Latitudinal variations in submarine channel sedimentation patterns: the role of coriolis forces

Cossu, R., Wells, M. G. and Peakall, J. (2015) Latitudinal variations in submarine channel sedimentation patterns: the role of coriolis forces. Journal of the Geological Society, 172 2: 161-174. doi:10.1144/jgs2014-043


Author Cossu, R.
Wells, M. G.
Peakall, J.
Title Latitudinal variations in submarine channel sedimentation patterns: the role of coriolis forces
Journal name Journal of the Geological Society   Check publisher's open access policy
ISSN 0016-7649
2041-479X
Publication date 2015-03-15
Year available 2015
Sub-type Article (original research)
DOI 10.1144/jgs2014-043
Open Access Status Not Open Access
Volume 172
Issue 2
Start page 161
End page 174
Total pages 14
Place of publication Bath, Avon United Kingdom
Publisher Geological Society of London
Collection year 2016
Language eng
Abstract Turbidity currents transport clastic sediments from the continental margin to deep ocean basins and along their pathways they erode large submarine channels. The driving mechanisms for submarine channel evolution are highly complex, reflected by recent debates about the formation and global distribution of sinuosity in turbidite channels. We present novel experiments on channelized gravity currents running over an erodible bed, where the magnitude of Coriolis forces is changed to reproduce conditions at low and high latitudes. We find a striking systematic change in deposition and erosion patterns as Coriolis forces become dominant at high latitudes so that erosion and deposition occur only on opposite sides of channels; in contrast, at low latitudes significant inner-bank intra-channel bars form on alternate sides of sinuous channels. Our observations show very good agreement with sedimentation patterns in Coriolis-dominated contourite drift systems and with deposits in modern and ancient turbidity current channels. We hypothesize that Coriolis forces are a key parameter for submarine channel evolution and sedimentary architecture at high latitudes but not at low latitudes; this proposal offers a new approach to interpret deep-sea architectural features at high latitudes.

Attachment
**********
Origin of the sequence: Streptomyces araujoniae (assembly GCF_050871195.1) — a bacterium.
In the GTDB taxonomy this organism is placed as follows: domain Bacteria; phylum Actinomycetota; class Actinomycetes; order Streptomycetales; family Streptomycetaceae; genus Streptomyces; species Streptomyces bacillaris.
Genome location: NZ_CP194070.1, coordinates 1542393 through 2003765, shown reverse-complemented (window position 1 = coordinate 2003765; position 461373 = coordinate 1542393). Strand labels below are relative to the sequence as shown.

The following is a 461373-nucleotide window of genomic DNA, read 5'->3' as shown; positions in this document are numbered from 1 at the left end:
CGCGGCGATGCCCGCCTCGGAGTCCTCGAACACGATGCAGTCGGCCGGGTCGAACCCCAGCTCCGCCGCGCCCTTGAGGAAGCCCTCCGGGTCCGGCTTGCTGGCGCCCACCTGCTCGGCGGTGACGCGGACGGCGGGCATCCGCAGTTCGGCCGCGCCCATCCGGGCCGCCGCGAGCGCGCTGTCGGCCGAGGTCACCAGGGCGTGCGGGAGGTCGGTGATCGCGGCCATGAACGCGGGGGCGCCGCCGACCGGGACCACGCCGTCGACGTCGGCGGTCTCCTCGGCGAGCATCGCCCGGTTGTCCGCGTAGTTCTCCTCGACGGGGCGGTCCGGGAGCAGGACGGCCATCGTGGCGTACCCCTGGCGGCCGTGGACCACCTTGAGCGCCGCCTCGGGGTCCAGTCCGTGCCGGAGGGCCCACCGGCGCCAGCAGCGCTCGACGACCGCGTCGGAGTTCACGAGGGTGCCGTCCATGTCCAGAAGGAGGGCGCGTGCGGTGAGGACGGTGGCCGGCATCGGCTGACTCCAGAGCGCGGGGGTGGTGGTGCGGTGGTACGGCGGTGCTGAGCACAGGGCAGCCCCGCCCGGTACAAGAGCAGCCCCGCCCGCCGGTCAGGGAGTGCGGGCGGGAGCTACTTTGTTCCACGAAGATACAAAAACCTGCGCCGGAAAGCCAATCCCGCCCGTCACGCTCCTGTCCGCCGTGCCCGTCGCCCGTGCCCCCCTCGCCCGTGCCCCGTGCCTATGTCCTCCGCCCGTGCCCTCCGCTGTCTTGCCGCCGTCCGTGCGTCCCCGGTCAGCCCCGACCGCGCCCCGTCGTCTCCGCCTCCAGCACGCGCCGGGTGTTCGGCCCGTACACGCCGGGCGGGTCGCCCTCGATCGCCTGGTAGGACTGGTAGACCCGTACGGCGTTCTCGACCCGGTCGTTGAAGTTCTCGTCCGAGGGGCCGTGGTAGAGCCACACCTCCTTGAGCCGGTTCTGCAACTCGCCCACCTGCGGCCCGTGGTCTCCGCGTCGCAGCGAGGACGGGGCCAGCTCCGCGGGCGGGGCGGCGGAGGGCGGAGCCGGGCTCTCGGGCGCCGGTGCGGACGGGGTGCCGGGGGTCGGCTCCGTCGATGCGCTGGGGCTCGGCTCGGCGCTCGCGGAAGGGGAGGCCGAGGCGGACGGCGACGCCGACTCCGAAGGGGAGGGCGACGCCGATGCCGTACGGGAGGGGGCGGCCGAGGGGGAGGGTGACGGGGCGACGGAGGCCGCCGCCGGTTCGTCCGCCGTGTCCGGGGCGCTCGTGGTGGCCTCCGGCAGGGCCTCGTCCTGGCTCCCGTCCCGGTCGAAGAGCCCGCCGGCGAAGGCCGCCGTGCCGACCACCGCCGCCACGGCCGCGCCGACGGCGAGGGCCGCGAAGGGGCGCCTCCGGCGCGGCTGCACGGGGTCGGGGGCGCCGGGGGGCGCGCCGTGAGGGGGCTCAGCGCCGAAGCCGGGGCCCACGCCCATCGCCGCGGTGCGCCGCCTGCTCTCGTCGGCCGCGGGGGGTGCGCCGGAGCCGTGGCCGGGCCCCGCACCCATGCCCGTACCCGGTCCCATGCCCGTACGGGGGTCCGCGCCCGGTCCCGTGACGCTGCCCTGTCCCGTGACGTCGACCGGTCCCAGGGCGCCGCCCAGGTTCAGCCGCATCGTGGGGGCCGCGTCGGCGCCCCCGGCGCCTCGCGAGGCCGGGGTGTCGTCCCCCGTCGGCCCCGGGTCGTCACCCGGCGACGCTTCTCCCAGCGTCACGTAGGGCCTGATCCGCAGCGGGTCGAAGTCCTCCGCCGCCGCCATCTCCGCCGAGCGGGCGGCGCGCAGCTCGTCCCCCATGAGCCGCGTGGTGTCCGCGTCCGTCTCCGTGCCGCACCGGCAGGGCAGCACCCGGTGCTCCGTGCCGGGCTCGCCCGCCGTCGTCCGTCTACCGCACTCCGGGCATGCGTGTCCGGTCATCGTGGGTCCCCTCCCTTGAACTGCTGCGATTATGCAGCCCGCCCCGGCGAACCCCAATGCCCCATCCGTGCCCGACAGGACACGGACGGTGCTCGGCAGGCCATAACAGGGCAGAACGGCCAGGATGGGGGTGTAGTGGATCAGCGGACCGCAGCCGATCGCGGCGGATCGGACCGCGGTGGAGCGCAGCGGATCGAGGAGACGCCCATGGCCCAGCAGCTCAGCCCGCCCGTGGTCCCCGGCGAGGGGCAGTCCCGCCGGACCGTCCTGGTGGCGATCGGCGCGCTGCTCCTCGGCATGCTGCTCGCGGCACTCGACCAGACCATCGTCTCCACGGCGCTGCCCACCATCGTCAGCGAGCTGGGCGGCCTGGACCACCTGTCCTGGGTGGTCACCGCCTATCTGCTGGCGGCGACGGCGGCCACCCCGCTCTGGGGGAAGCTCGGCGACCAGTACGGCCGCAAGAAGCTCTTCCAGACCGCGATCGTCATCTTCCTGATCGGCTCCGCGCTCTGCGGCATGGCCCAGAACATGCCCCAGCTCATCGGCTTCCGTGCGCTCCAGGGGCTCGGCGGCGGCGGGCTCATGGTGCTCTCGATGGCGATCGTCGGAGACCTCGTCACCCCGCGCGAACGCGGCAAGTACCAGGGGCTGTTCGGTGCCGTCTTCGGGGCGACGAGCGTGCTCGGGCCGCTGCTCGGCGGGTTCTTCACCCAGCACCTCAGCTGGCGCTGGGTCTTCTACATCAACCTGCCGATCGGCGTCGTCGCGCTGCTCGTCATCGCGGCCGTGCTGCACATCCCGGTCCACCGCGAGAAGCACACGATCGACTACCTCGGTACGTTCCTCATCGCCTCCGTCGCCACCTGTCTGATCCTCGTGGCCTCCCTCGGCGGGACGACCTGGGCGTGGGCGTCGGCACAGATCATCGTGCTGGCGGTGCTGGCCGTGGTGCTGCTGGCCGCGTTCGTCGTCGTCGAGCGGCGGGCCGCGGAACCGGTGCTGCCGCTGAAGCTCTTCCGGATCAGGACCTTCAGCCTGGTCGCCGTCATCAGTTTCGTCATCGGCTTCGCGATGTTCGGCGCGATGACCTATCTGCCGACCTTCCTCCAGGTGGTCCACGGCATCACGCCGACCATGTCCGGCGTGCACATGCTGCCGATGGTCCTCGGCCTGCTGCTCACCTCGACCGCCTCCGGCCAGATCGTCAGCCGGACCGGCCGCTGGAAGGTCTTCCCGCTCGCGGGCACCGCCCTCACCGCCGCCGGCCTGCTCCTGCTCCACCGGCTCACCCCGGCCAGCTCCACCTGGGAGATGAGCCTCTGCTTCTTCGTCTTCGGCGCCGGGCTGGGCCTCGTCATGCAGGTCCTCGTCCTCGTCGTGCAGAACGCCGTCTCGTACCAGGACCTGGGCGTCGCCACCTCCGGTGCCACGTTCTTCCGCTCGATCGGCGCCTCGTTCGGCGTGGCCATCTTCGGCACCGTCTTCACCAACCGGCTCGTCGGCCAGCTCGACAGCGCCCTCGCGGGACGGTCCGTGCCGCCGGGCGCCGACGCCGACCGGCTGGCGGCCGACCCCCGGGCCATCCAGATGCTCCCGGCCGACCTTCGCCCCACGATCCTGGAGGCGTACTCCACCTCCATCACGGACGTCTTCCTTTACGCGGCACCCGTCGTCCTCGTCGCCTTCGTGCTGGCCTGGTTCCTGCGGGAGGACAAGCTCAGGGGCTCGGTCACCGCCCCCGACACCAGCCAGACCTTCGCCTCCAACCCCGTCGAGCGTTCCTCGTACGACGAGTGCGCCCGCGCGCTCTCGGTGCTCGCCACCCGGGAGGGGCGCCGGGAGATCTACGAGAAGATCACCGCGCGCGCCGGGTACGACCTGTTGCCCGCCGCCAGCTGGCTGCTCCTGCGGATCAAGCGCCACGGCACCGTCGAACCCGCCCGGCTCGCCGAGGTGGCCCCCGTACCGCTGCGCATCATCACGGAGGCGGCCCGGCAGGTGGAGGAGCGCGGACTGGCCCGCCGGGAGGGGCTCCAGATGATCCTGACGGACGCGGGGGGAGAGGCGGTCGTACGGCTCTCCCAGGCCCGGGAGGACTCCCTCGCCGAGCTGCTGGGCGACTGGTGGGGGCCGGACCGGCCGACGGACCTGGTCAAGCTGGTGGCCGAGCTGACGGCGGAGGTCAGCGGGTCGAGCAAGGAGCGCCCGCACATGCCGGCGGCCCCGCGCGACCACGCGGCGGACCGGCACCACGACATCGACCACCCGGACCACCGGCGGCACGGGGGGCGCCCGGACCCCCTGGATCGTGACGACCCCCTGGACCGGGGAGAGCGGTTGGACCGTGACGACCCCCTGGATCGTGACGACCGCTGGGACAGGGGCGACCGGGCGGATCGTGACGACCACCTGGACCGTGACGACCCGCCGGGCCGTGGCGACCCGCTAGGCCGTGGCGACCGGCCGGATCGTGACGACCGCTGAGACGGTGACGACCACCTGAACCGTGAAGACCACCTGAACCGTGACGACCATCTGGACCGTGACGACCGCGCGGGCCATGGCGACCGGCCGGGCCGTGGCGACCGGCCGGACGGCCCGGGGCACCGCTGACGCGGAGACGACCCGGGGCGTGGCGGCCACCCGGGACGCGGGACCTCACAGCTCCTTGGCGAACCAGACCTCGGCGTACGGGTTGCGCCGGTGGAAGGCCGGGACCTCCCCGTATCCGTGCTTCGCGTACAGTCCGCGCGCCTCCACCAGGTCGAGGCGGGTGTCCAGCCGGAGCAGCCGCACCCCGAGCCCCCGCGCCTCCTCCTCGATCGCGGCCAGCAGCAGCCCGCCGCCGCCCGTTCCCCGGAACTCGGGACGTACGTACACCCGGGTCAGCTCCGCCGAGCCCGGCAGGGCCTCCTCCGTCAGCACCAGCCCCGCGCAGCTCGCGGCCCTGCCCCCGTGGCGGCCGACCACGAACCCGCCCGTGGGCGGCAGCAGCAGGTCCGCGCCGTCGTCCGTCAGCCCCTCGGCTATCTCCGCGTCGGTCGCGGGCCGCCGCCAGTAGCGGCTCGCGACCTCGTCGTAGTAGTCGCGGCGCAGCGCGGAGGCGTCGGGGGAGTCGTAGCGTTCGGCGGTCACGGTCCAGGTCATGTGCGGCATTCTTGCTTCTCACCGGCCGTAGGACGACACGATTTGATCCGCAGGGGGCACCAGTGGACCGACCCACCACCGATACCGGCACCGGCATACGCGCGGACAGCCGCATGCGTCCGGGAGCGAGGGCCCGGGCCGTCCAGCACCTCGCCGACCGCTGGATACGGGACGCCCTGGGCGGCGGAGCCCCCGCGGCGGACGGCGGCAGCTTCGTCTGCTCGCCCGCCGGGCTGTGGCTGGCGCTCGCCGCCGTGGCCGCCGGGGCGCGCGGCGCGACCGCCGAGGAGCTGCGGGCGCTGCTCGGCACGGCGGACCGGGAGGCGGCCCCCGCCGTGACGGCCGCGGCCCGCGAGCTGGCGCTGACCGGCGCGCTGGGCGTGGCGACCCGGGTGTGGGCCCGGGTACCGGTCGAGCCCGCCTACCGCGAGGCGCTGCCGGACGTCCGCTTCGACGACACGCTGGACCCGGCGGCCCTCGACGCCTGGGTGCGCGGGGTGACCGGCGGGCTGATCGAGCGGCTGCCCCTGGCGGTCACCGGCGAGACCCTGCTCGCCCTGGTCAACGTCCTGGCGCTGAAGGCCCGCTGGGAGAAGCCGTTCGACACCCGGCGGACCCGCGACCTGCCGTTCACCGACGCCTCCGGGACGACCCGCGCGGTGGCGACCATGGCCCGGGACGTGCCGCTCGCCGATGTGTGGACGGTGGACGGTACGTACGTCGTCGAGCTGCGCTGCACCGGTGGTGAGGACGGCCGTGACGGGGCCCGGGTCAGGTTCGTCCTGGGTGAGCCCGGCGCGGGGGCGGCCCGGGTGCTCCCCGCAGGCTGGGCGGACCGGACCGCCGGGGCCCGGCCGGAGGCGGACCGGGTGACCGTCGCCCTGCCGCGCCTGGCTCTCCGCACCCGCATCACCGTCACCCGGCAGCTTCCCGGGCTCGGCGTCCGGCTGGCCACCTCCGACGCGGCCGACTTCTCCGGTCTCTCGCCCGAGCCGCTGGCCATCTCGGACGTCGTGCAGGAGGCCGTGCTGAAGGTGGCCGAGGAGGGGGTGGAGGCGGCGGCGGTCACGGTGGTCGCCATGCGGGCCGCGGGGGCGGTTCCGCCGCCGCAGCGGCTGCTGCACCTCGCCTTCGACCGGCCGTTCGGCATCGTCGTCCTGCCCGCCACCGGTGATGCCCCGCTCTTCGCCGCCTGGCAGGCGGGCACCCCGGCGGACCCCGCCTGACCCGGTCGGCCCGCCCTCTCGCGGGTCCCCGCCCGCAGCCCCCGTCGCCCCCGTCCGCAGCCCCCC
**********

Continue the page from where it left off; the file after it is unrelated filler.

Q-Index Code C1
Q-Index Status Provisional Code
Institutional Status Non-UQ

Document type: Journal Article
Sub-type: Article (original research)
Collections: School of Civil Engineering Publications
Non HERDC
 
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Created: Thu, 18 Feb 2016, 21:07:28 EST by Jeannette Watson on behalf of School of Civil Engineering